Enter the Baby Brezza Formula Pro. The Baby Brezza Formula Pro promises customers hassle-free, warm bottles at any time of day or night. But don’t listen to me, hear it from the makers of the Baby Brezza Formula Pro themselves:

Say goodbye to the time and hassle of manually preparing baby’s bottles. Introducing Formula Pro, the revolutionary new way of preparing your baby’s formula bottles. The Formula Pro uses patented technology to measure, dispense and mix water and powdered formula to the perfect temperature and consistency. With the push of a button, you can prepare a bottle within seconds that has no air bubbles. The water and formula powder are stored right in the machine, so it’s always ready for you when your baby gets hungry. The machine works with all bottle sizes and all formula brands and types. You can also choose the amount of formula you want to make: 2, 4, 6, 8 or 10 ounces. The easiest way to prepare baby’s bottles is now right at your fingertips.

To hear Baby Brezza tell it, the Formula Pro will change parents’ lives. “Forget making bottles at midnight, just push a button!”

Unfortunately for new parents everywhere, the Baby Brezza Formula Pro is the newest defective product to find its way onto this blog. The defect seems to lie in the Baby Brezza Formula Pro’s design: the system of tubes that are used to transport and mix water and formula clog during use. Unbeknownst to parents, the clogs may prevent the Baby Brezza Formula Pro from dispensing the right amount of formula, resulting in a watery bottle. And with all that clogging comes mold and mildew, a parent’s worst nightmare. As any parent knows—well, mostly the moms 😉 —watery bottles are no good for baby, and anything that’s not good for baby means more “hassle” for you. From Amazon, to BuyBuy Baby down to Diapers.com, parents everywhere say the Baby Brezza is virtually guaranteed to clog and fail without constant cleaning. Continue reading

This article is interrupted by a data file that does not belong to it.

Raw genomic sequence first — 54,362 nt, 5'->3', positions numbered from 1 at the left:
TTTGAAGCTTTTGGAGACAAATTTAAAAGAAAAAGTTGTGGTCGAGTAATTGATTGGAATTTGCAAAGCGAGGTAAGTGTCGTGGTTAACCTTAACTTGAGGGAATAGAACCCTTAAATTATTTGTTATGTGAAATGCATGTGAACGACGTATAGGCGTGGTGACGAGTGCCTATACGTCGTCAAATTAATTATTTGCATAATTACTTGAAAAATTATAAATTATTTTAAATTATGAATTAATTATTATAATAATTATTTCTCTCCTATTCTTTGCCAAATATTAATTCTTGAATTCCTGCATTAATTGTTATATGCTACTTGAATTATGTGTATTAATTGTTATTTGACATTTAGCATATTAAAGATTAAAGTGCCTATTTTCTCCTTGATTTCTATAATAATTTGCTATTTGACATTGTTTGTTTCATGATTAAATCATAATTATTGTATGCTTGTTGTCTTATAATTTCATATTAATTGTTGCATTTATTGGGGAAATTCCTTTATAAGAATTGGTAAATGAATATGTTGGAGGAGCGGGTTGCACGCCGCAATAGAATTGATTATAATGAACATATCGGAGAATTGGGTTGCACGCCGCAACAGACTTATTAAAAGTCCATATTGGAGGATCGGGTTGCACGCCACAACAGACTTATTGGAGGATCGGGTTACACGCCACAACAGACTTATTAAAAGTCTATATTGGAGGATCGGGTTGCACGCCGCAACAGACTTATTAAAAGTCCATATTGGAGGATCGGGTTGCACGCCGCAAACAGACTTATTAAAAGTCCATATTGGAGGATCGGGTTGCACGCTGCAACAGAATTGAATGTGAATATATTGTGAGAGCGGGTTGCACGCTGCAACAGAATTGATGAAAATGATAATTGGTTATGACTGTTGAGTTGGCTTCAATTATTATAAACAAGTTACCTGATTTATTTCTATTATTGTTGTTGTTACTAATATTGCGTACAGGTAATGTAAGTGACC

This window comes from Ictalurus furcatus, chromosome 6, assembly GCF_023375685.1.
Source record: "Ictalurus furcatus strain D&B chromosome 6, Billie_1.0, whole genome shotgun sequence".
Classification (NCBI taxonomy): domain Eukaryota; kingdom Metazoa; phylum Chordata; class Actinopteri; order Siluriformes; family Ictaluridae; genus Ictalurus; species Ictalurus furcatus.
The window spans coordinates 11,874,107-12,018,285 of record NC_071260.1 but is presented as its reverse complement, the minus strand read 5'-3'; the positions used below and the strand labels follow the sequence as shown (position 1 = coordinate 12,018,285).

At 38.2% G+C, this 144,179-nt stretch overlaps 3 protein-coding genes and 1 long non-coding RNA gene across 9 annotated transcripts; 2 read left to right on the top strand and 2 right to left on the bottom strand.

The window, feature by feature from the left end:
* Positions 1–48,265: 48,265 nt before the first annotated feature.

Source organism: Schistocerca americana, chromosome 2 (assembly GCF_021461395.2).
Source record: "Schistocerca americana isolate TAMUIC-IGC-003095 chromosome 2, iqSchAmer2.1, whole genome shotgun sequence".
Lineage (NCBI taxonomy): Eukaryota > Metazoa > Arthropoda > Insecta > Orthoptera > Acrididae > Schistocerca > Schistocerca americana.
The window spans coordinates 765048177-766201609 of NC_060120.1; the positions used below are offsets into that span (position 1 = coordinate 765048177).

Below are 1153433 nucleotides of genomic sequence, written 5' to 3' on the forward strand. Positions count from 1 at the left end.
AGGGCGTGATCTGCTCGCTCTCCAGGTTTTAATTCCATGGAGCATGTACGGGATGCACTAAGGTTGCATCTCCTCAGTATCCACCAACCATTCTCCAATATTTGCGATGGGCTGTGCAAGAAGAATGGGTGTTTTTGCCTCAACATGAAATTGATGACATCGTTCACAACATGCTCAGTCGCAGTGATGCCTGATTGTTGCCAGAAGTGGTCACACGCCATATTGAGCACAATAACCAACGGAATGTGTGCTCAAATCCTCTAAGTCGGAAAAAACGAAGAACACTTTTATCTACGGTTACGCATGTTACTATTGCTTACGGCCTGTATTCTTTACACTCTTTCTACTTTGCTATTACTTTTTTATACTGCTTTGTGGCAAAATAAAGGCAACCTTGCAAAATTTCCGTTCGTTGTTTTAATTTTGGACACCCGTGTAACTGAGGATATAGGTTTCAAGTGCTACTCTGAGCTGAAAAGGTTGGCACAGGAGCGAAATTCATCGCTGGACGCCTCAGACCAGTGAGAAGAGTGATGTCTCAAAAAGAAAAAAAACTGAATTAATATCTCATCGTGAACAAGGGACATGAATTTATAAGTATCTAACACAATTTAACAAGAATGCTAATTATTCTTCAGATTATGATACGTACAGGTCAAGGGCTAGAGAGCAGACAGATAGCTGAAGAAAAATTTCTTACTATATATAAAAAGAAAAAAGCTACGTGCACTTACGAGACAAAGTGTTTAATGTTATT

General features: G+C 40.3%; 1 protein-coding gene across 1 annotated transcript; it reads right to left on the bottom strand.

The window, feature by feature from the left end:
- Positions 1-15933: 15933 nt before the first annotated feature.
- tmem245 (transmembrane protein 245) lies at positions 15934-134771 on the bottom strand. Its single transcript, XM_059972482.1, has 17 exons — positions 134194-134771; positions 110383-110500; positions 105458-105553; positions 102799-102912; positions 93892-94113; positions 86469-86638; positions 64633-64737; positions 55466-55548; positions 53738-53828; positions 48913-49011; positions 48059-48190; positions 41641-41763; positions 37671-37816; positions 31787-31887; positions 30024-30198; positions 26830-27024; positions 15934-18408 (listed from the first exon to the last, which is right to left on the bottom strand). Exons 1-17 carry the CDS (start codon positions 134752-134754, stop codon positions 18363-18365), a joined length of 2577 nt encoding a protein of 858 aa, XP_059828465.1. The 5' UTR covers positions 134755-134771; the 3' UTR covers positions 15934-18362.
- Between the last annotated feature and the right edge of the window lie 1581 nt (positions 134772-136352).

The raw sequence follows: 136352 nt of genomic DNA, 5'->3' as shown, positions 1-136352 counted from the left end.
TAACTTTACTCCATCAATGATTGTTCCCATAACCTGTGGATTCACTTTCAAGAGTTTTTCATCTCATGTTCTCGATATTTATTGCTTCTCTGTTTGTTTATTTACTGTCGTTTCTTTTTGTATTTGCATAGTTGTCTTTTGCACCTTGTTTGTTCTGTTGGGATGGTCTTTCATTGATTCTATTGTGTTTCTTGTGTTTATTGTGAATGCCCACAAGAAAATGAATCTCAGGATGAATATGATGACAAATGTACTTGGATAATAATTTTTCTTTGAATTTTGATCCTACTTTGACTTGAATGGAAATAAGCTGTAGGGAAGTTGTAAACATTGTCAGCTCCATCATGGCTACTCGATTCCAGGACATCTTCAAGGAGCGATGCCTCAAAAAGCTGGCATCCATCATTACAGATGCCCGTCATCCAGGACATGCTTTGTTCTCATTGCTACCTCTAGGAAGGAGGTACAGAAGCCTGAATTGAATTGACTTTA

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An investigation by the New York Attorney General has revealed that many health conscious consumers have been duped into paying high prices for herbal supplements that are essentially sugar pills.  The office tested several name-brand herbal supplements (Gingko Biloba, St. John’s Wort, Ginseng, Garlic, Echinacea, Saw Palmetto, and Valerian Root) from Walgreens, GNC, Target and WalMart to determine if they contained the advertised ingredients.  The study revealed that some of the herbal supplements tested had none of the ingredients advertised.  In some cases, the supplements contained many ingredients not advertised on the label, such as wheat, soy, and beans—known allergens that could pose potentially serious health risks if unknowingly ingested by those with allergies.